“I have been in the workplace since I was 14 in casual and permanent roles. I have experience that is valuable I think my age leads senior people to think that I don’t have much to contribute.” says Madeleine. “They think I am too young, to inexperienced or even too naïve to fully understand the complexities of what they are working on. But I often do have a point of view, and I have experiences in my life which have had an enormous impact on how I see the world. I want to contribute, and I can only learn more by contributing.”
Synergy’s Creative People practice is challenging usual practice of leadership development and opportunity by engaging its youngest team members in every part of the business. At Synergy, Holly, Madeleine and Darcy believe the experience is different from other places they have worked. They have benefited from being given opportunities to be a part of business conversations where they can explore their ideas, which are contested but not ignored or discounted.
“Synergy has provided me an opportunity to not only learn in a professional working environment but also thrive and demonstrate my skillset regardless of my experience. My view is valued, and I am included in the business. I feel I am a valued part of the team”, says Holly. “My voice is seen as a different perspective but never a lesser perspective”.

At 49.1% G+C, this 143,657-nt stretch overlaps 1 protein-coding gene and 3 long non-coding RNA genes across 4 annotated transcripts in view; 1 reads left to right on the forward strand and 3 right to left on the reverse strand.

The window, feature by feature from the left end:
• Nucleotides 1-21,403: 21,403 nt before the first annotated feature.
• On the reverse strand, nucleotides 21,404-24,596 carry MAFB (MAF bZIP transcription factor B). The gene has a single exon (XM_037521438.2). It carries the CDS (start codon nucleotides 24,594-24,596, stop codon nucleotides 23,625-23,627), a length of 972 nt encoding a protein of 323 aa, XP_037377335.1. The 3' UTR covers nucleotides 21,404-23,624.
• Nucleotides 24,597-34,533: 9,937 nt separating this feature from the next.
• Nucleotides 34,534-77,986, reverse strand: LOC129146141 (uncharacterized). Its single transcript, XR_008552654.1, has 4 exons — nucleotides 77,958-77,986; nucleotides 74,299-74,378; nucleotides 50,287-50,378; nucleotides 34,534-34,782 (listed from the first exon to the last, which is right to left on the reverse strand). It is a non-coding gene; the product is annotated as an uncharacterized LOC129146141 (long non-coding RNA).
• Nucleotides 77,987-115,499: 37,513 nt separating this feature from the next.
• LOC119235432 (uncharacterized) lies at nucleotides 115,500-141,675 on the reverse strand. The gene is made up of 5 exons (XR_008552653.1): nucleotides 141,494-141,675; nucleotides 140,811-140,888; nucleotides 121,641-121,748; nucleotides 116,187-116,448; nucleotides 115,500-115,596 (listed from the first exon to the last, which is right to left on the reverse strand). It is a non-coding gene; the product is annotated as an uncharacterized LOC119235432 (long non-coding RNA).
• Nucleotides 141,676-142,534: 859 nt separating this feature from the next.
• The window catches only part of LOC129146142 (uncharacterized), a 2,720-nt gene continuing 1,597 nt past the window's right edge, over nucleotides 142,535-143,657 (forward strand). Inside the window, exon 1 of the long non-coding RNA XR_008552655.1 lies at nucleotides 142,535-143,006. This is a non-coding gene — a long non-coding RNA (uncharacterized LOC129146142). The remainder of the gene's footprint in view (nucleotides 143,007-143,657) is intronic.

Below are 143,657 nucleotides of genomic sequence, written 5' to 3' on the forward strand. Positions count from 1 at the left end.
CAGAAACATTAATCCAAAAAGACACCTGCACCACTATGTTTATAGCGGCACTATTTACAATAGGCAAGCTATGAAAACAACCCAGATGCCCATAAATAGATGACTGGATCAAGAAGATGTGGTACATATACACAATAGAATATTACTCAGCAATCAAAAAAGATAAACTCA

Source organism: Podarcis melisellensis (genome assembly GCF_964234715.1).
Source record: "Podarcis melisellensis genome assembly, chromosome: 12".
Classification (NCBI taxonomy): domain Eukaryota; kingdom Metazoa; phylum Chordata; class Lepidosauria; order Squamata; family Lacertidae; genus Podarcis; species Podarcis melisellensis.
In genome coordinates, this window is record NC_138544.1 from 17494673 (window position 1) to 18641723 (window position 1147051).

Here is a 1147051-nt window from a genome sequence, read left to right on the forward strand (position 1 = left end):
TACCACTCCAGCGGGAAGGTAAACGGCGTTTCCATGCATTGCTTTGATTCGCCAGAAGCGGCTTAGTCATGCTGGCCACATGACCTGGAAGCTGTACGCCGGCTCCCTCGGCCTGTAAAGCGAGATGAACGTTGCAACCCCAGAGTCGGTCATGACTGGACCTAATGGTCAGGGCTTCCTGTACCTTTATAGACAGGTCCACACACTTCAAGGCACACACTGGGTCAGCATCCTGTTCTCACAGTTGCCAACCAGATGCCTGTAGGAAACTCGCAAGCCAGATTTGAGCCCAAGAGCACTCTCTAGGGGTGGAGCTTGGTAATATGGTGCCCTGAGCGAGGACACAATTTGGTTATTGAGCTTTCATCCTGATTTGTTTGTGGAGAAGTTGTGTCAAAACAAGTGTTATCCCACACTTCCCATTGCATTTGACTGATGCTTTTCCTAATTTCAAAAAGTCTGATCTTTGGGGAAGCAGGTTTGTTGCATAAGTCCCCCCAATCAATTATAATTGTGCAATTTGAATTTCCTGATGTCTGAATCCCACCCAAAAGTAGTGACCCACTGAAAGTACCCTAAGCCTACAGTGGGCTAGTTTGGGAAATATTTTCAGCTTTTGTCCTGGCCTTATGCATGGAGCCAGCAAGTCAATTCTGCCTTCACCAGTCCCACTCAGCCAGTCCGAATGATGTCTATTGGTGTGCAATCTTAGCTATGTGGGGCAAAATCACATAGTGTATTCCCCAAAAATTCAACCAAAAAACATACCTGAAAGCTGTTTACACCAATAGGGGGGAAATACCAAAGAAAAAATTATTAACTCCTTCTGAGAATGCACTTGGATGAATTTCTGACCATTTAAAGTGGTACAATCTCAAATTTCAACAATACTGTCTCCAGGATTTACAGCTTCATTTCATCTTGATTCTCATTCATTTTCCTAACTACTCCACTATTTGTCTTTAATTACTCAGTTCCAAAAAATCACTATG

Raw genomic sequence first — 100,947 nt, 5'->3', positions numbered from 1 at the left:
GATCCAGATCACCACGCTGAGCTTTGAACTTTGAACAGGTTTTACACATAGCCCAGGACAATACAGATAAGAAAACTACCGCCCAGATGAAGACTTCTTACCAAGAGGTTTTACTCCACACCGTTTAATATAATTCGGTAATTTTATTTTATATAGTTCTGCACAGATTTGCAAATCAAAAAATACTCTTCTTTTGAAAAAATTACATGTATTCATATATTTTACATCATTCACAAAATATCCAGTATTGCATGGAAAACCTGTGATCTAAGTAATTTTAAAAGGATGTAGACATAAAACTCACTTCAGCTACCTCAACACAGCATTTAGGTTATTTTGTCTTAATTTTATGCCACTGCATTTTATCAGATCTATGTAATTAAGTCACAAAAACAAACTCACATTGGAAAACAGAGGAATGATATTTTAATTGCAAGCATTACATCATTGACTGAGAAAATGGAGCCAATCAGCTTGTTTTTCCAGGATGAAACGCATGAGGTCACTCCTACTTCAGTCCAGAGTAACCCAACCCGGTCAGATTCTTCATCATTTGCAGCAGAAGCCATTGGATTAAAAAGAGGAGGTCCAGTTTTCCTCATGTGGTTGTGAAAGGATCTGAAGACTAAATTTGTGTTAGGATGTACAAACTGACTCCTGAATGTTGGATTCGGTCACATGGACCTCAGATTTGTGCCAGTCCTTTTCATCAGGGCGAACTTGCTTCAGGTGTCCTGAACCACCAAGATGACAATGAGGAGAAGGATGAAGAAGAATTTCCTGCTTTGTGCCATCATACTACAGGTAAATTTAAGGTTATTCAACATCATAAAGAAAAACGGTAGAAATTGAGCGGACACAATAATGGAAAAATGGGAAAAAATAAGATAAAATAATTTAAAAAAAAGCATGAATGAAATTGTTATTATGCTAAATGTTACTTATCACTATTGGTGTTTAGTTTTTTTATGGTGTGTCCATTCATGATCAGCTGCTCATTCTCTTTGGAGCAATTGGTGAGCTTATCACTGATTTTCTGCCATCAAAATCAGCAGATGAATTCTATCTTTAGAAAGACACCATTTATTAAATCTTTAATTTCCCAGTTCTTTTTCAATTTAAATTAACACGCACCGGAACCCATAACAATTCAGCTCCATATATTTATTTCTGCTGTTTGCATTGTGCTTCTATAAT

True inclusion allows all the team to contribute a voice at the table. It’s about valuing diversity of experience and unique perspectives. Synergy is providing its newest team members to work alongside their leaders as a part of daily practice rather than through a program. It empowers young employees and sets the foundation for a successful future for both the individual and organisation.
“The workplace has a lot of practices that run counter to the idea that youth can have a voice at the table,” says Darcy. “But, to navigate the business, clients and work we do, we need to learn from the experience of others. We do this in a way that allows us to learn and contribute simultaneously.”
In order to challenge the teacher-student model, Synergy’s Creative People practice operates under a flat hierarchy where each employee’s voice is welcomed. The objective is to be authentic to the idea that there are leaders at all levels.
Rather than excluding the less experienced team members from the conversation, collaboration across age groups is embraced and the value of the voices of younger employees is recognised. Through guidance from more experienced employees, younger staff can add value from a position of confidence, inclusivity, and support.
The idea of children being seen, and not heard, is a practice which is overtly enforced in conventional workplaces, where young leaders are put into a box, where they must work hard and not question decision making or ask the most important question.
Synergy through ambition and initiative continue to create opportunities for young leaders to flourish.
About the Authors
Holly Dorsett, Madeleine Ogden, and Darcy Mcleod aged 18, 24, and 19 respectively, have unique perspectives on the integration of youth into the workforce and workplace. They are an integral part of Synergy’s creativeXpeople process, a journey of exploration through practice, and have been working for Government clients to provide unique perspectives and deliver valuable cultural and behavioral change.